There are more serious matters that affect Kenyans than ejecting Duale

The current clamour by members of Parliament from Nyeri and the central region in general to have Mr Aden Duale removed as the Leader of Majority ostensibly because he failed to produce a list of those funding Al-Shabaab activities in the country just goes to show how lop-sided our leaders’ priorities are.

I hold no brief for Mr Duale, but it is my belief that he is being crucified, not so much because of his failure to table the names but because of other expedient political considerations.

There are many weighty matters dogging this country, including insecurity, which one would expect these MPs to be more concerned about rather than trying to dislodge Mr Duale.

He is not the one in charge of the security docket and cannot, therefore, be held accountable for failing to provide such a list. This is the responsibility of those mandated to carry out that role.

The kind of looting of public funds being reported daily in this country is astounding and should have prompted a crisis meeting by Parliament, whose mandate is to be the oversight authority over the Executive and to ensure that resources belonging to the public, whom the MPs purport to represent, are put to the best use possible.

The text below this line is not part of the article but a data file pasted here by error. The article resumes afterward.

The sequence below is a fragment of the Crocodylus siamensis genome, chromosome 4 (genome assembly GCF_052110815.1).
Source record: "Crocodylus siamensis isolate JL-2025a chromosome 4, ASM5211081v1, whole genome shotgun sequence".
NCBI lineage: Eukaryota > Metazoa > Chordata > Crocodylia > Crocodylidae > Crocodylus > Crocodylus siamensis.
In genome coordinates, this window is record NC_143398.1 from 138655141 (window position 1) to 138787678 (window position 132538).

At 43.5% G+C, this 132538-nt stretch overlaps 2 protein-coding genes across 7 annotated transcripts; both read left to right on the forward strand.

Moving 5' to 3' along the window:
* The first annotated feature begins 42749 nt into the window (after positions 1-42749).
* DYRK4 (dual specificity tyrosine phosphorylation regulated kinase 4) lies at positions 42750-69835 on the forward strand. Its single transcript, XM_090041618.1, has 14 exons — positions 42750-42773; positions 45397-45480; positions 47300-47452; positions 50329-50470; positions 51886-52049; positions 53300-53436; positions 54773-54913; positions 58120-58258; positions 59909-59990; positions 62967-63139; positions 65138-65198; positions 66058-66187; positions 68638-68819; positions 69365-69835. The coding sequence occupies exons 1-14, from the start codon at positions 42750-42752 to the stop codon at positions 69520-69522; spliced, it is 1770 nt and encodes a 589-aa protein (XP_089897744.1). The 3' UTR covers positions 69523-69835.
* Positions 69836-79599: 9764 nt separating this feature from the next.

They have, instead, joined in the looting and tribal bigotry. When one of their own is mentioned in a scam, leaders from the region they hail from immediately rush to defend him/her without allowing the benefit of an investigation. Just consider the saga over alleged financial impropriety at the National Youth Service.

One would have thought that the powerful speech delivered by President Obama at Kasarani on July 26, 2015, touching on corruption, cronyism, tribalism, and utter disregard for the rule of law would have caused a sobering moment for our leaders, and particularly members of Parliament. Instead, it is business as usual for them. These vices have now become de facto human rights.

I challenge the political class in this country to take a sobering look at the issues affecting the common man/woman and address them much more seriously than they are doing and to avoid dwelling on non-issues.

Kenyans are paying taxes through the nose to fund your lofty lifestyles and it is only fair that you make an attempt, however feeble, to reciprocate.